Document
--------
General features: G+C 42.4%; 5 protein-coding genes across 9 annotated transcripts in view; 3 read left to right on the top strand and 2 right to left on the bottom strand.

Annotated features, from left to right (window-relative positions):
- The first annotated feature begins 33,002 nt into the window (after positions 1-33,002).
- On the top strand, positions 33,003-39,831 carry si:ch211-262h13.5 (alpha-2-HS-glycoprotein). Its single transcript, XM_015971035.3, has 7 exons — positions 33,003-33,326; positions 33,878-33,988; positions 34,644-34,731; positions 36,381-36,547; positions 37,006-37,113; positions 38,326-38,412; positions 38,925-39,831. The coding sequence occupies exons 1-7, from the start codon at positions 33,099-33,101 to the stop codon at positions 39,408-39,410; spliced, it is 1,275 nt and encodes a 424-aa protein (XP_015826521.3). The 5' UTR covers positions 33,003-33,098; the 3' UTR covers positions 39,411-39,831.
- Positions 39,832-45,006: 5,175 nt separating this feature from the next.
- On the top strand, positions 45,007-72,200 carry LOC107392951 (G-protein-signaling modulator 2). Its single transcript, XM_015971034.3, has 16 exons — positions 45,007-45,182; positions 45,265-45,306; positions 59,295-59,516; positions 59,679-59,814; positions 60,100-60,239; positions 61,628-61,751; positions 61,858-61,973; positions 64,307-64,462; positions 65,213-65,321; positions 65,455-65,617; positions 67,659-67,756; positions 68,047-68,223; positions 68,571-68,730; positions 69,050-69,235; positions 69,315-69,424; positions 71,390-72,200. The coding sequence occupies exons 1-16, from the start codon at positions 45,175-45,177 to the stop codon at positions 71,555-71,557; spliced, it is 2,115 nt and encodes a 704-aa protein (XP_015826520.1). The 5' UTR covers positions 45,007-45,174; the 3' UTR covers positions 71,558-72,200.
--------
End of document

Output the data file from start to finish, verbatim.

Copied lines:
General features: G+C 42.4%; 5 protein-coding genes across 9 annotated transcripts in view; 3 read left to right on the top strand and 2 right to left on the bottom strand.

Annotated features, from left to right (window-relative positions):
- The first annotated feature begins 33,002 nt into the window (after positions 1-33,002).
- On the top strand, positions 33,003-39,831 carry si:ch211-262h13.5 (alpha-2-HS-glycoprotein). Its single transcript, XM_015971035.3, has 7 exons — positions 33,003-33,326; positions 33,878-33,988; positions 34,644-34,731; positions 36,381-36,547; positions 37,006-37,113; positions 38,326-38,412; positions 38,925-39,831. The coding sequence occupies exons 1-7, from the start codon at positions 33,099-33,101 to the stop codon at positions 39,408-39,410; spliced, it is 1,275 nt and encodes a 424-aa protein (XP_015826521.3). The 5' UTR covers positions 33,003-33,098; the 3' UTR covers positions 39,411-39,831.
- Positions 39,832-45,006: 5,175 nt separating this feature from the next.
- On the top strand, positions 45,007-72,200 carry LOC107392951 (G-protein-signaling modulator 2). Its single transcript, XM_015971034.3, has 16 exons — positions 45,007-45,182; positions 45,265-45,306; positions 59,295-59,516; positions 59,679-59,814; positions 60,100-60,239; positions 61,628-61,751; positions 61,858-61,973; positions 64,307-64,462; positions 65,213-65,321; positions 65,455-65,617; positions 67,659-67,756; positions 68,047-68,223; positions 68,571-68,730; positions 69,050-69,235; positions 69,315-69,424; positions 71,390-72,200. The coding sequence occupies exons 1-16, from the start codon at positions 45,175-45,177 to the stop codon at positions 71,555-71,557; spliced, it is 2,115 nt and encodes a 704-aa protein (XP_015826520.1). The 5' UTR covers positions 45,007-45,174; the 3' UTR covers positions 71,558-72,200.